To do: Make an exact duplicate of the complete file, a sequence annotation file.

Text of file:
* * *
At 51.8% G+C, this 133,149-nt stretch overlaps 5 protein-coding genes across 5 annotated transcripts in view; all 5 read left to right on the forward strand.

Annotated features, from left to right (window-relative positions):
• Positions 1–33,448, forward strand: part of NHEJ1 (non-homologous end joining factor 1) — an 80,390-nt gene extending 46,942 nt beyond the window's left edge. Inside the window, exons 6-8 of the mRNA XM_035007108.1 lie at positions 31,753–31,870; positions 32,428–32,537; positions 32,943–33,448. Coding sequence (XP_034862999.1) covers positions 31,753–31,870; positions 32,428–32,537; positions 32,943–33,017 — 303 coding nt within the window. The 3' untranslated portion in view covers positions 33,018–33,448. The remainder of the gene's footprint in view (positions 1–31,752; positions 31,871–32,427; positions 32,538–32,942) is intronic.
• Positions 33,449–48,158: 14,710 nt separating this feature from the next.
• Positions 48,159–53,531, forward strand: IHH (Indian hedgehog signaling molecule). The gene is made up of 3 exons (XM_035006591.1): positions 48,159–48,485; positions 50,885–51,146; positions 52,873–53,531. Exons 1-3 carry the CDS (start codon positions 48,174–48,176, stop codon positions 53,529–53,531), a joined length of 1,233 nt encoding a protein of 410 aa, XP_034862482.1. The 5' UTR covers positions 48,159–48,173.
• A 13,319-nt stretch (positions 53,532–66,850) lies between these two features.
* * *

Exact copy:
At 51.8% G+C, this 133,149-nt stretch overlaps 5 protein-coding genes across 5 annotated transcripts in view; all 5 read left to right on the forward strand.

Annotated features, from left to right (window-relative positions):
• Positions 1–33,448, forward strand: part of NHEJ1 (non-homologous end joining factor 1) — an 80,390-nt gene extending 46,942 nt beyond the window's left edge. Inside the window, exons 6-8 of the mRNA XM_035007108.1 lie at positions 31,753–31,870; positions 32,428–32,537; positions 32,943–33,448. Coding sequence (XP_034862999.1) covers positions 31,753–31,870; positions 32,428–32,537; positions 32,943–33,017 — 303 coding nt within the window. The 3' untranslated portion in view covers positions 33,018–33,448. The remainder of the gene's footprint in view (positions 1–31,752; positions 31,871–32,427; positions 32,538–32,942) is intronic.
• Positions 33,449–48,158: 14,710 nt separating this feature from the next.
• Positions 48,159–53,531, forward strand: IHH (Indian hedgehog signaling molecule). The gene is made up of 3 exons (XM_035006591.1): positions 48,159–48,485; positions 50,885–51,146; positions 52,873–53,531. Exons 1-3 carry the CDS (start codon positions 48,174–48,176, stop codon positions 53,529–53,531), a joined length of 1,233 nt encoding a protein of 410 aa, XP_034862482.1. The 5' UTR covers positions 48,159–48,173.
• A 13,319-nt stretch (positions 53,532–66,850) lies between these two features.